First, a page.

Ruthin Craft Centre
The Centre for the Applied Arts

Coming Soon Gallery 1

Nigel Hurlstone

The Wind from the Feet of the Dead 13 January 2024 – 17 March 2024

Presenting a new body of work at Ruthin Craft Centre, Nigel Hurlstone explores an enduring fascination with ‘dressing-up,’ a conjuring trick that allows a glimpse of other lives, from cricketer to curate. In a collection of self-portraits that figure the artist dressed in an array of outfits, Hurlstone reveals the potential of garments to oscillate between their practical, gendered, and fashionable territories into uncharted psychological, emotional and cinematic terrains; we see one man, but many people.

By presenting over 30 life size works in the gallery space, Hurlstone has manufactured something akin to an ominous tableau depicting a cast of characters that at some point, we have all encountered. They are familiar, yet also curiously historicised images. They allude to characters who might be long gone but persist in our cultural or familial memory.

Printed onto cloth and then embroidered, each portrait is disrupted through a veiling of thread; characters appear and disappear as if following the slight of a magician’s hand. A myriad of threads play on the surface of the cloth making for subtle shifts in rhythm, colour, and light. Hurlstone’s insistent dissection of the images through vertical tonal stripes also takes us to the photographer’s dark room where exposure tests move across the image until the light is just right. This work is made out of the same exacting precision and alludes as much to the magic of silver, bromide and paper as it does to needle and thread.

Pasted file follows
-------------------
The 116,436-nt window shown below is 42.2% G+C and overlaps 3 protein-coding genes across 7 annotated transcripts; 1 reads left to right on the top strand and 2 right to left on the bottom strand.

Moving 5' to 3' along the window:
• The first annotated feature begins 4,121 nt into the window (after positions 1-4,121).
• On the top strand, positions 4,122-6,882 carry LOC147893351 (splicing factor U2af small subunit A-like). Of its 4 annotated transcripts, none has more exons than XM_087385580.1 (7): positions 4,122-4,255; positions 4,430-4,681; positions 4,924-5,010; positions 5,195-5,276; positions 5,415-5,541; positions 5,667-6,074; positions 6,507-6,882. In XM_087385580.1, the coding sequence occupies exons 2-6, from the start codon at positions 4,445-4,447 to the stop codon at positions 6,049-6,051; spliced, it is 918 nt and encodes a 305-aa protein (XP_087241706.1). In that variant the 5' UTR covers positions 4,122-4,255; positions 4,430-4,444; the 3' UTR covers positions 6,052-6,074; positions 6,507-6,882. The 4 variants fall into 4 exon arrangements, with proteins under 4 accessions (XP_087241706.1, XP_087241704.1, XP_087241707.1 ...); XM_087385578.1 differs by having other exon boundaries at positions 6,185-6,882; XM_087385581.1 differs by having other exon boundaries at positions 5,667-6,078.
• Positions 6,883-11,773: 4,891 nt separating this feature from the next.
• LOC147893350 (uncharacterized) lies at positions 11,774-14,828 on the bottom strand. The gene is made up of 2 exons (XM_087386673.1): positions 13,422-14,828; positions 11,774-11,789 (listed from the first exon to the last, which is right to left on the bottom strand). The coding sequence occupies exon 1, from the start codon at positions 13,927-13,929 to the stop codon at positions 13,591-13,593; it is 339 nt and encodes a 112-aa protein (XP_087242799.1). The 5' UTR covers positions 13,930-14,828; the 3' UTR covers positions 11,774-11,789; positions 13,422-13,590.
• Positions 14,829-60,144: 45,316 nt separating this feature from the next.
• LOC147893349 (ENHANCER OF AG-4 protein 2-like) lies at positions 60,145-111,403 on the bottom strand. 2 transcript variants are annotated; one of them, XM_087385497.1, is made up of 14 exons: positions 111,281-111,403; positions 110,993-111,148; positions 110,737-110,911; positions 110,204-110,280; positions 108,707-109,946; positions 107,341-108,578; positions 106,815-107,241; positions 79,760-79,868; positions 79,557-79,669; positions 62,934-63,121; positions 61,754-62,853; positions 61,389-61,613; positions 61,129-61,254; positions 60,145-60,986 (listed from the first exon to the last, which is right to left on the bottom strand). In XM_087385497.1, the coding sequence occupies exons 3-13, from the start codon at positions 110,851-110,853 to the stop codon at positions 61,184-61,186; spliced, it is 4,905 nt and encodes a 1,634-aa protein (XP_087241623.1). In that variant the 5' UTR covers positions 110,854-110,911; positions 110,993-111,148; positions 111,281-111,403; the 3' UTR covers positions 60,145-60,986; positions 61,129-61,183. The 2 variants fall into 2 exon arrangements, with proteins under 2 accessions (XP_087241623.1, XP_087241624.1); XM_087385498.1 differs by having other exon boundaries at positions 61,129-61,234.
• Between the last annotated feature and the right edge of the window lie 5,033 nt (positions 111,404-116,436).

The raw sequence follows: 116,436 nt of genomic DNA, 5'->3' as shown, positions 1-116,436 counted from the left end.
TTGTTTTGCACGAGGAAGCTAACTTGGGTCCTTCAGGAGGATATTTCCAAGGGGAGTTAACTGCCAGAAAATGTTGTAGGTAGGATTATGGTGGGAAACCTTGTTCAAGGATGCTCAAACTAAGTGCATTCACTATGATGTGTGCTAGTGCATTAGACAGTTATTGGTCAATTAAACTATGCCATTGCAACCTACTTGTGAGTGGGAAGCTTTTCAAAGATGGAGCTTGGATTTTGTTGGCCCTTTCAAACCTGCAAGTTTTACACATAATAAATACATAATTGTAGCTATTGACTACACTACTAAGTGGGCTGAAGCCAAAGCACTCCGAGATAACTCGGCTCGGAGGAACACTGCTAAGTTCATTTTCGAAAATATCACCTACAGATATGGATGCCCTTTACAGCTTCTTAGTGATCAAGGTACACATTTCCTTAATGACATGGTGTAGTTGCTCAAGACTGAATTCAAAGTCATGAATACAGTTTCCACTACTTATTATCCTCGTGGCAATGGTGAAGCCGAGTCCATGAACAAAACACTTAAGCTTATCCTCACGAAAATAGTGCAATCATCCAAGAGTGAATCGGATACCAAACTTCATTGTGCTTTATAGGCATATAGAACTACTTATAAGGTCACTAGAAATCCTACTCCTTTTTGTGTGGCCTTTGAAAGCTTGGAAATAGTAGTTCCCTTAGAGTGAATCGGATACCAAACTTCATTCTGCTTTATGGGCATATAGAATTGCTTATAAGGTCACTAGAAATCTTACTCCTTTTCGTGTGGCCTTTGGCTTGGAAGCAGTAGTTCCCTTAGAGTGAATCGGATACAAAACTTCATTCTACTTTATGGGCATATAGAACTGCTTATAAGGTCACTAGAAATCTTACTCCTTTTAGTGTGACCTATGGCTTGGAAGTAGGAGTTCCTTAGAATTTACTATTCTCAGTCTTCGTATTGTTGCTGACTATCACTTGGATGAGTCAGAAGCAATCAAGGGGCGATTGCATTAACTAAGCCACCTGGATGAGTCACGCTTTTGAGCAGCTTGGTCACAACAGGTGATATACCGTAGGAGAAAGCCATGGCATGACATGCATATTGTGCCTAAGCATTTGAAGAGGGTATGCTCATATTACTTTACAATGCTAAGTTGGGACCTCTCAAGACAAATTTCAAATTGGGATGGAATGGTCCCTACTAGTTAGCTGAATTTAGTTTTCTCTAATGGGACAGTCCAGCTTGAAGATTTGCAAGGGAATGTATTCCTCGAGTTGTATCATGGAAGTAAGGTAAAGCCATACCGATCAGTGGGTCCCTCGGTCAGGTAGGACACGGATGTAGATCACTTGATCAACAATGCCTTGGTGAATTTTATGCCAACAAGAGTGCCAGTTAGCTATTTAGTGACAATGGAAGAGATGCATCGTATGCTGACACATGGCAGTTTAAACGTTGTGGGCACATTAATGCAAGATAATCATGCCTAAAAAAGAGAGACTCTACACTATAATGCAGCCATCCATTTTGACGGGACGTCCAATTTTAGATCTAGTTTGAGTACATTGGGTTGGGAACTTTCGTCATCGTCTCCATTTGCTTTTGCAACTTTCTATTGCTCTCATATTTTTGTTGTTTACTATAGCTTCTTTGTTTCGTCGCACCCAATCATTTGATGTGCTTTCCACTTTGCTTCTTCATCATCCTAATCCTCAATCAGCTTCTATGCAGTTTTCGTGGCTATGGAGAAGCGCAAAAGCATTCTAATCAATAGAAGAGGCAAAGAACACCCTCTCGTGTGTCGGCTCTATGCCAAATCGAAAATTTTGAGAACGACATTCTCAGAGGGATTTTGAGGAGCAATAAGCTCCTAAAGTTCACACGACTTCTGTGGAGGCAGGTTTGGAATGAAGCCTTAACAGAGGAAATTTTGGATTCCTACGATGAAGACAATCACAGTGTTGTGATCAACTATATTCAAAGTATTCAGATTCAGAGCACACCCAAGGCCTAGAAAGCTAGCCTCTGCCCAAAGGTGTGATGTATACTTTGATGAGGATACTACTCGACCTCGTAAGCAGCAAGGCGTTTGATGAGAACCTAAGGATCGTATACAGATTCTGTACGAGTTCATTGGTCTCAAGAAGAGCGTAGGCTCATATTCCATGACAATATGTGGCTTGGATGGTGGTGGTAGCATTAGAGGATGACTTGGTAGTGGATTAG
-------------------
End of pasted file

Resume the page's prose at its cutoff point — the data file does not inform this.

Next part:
Whilst the portraits maybe mute, Hurlstone has written a series of short stories that have been adapted and produced by Steve Doherty of Giddy Goat Productions. Autobiographical in nature, they show people we might know, sometimes the people that we are, negotiating the end of life or chronic illness in predictable but also astonishing ways. These stories possess a similar quality to the portraiture, in that they initially disarm us through the deployment of familiar tropes and a cast of characters that make us laugh, cry or bristle with unease.

Nigel Hurlstone (b. 1970) studied for a BA in Embroidered Textiles at the former Manchester Polytechnic (now Manchester Metropolitan University) where he was awarded a first-class honours degree. He then gained a MA (distinction) in textiles and was one of the first graduates to be an awarded a Ph.D with practice by MMU in 2000. He has worked simultaneously as a practitioner, writer and senior lecturer for the past thirty years and in 2014, established a studio in Ffynnongroyw, North Wales, where he now lives and works.